Sponsored by Oregon Business

New academy targets young entrepreneurs in Portland

| Print |  Email
Friday, September 01, 2006

PORTLAND — “Young people have to be prepared to run the world.”

With that, Samuel Brooks, president of the Oregon Association of Minority Entrepreneurs, neatly — and evangelically — sums up why his organization this month launches its new Youth Business Academy.

The academy, which will sponsor 10-15 students in its first year, is the culmination of OAME’s efforts to train the next generation of entrepreneurs. Four years ago, the group started its annual August Youth Entrepreneurship Conference and it now draws about 80 participants.

The academy will focus on at-risk, low-income youths in grades 8-12 and give them hands-on training on how to start and run a business, along with the basics, such as marketing, accounting and leadership. Students will staff  OAME’s onsite retail store, develop a business plan and intern at local businesses. The program will be coordinated by Antonio Paez, OAME’s director of entrepreneurship, with help from an AmeriCorp volunteer, and be conducted at OAME’s headquarters on North Vancouver Avenue in Portland.

As Brooks says, “Youths are going run the world, whether you like it or not.” They might as well be prepared for it.

— Robin Doussard

Have an opinion? E-mail This e-mail address is being protected from spambots. You need JavaScript enabled to view it


More Articles

Rail revival

Linda Baker
Wednesday, November 11, 2015
111115-OregonShortLineRailCarTHUMBBY LINDA BAKER

“What we’ve seen traditionally over the past few decades is a reduction of short line railroads. This is a rare opportunity to see a line being opened.”


100 Best Nonprofits: Working for equality inside and out

October 2015
Wednesday, September 30, 2015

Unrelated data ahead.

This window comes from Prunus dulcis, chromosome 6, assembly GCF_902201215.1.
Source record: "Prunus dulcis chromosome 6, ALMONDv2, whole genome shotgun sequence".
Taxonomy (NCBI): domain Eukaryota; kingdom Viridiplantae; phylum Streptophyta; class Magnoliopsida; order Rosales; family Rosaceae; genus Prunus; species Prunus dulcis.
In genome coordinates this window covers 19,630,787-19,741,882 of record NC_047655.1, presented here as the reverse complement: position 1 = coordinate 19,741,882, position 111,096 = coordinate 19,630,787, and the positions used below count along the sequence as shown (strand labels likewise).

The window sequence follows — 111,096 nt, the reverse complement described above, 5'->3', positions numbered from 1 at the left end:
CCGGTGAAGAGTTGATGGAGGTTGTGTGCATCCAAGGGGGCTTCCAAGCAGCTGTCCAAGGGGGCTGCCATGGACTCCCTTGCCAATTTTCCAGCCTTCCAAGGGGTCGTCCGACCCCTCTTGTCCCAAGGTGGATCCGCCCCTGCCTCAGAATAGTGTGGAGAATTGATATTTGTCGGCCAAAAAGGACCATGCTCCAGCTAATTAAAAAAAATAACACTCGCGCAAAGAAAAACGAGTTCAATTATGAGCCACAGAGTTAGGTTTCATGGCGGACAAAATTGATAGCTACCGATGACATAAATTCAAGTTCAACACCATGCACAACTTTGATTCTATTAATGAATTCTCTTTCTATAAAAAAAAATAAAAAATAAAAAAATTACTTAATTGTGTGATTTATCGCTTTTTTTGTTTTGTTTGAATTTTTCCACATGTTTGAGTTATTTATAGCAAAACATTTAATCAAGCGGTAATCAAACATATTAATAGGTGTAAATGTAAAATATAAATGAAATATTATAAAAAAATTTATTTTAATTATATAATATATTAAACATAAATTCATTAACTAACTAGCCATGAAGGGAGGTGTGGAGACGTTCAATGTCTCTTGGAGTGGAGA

Striving for social equity is the mission of many nonprofits, and this year’s 100 Best Nonprofits to Work For in Oregon survey shows employees are most satisfied with their organizations’ fair treatment of differing racial, gender, disability, age and economic groups. But as a national discourse about racial discrimination and equity for low-income groups takes center stage, data show Oregon’s 100 Best Nonprofits to Work For still need to make progress on addressing these issues within their own organizations.


There's a great future in plastics

Linda Baker
Friday, October 30, 2015
103115-lindachinathumbBY LINDA BAKER

This is a story about a small plastics company in wine country now exporting more than one million feet — 260 miles worth — of tubing to China every month.


Downtime with Barry Cain

November/December 2015
Wednesday, October 28, 2015

Live, work, play with the president of Gramor Development.


Video: 100 Best Nonprofits to Work For in Oregon 2015

The Latest
Monday, October 05, 2015
100-best-NP-logo-2015-video-thumbVIDEO BY JESSE LARSON

Profiling some of the organizations featured in the 2015 list.


The death and life of American cities

Linda Baker
Monday, November 02, 2015
housingoldpdx thumbBY LINDA BAKER

The hollowing out of the American city is now a bona fide cultural meme.  Newspapers, magazines and digital media sites are publishing story after story about the morphing of urban grit and diversity into bastions of wealth and commodity culture.



Linda Baker
Thursday, November 12, 2015
111215-taxilindaBY LINDA BAKER

Raye Miles, a 17-year taxi industry veteran, lacked the foresight to anticipate the single biggest trend in the cab business: breaking the law.

Oregon Business magazinetitle-sponsored-links-02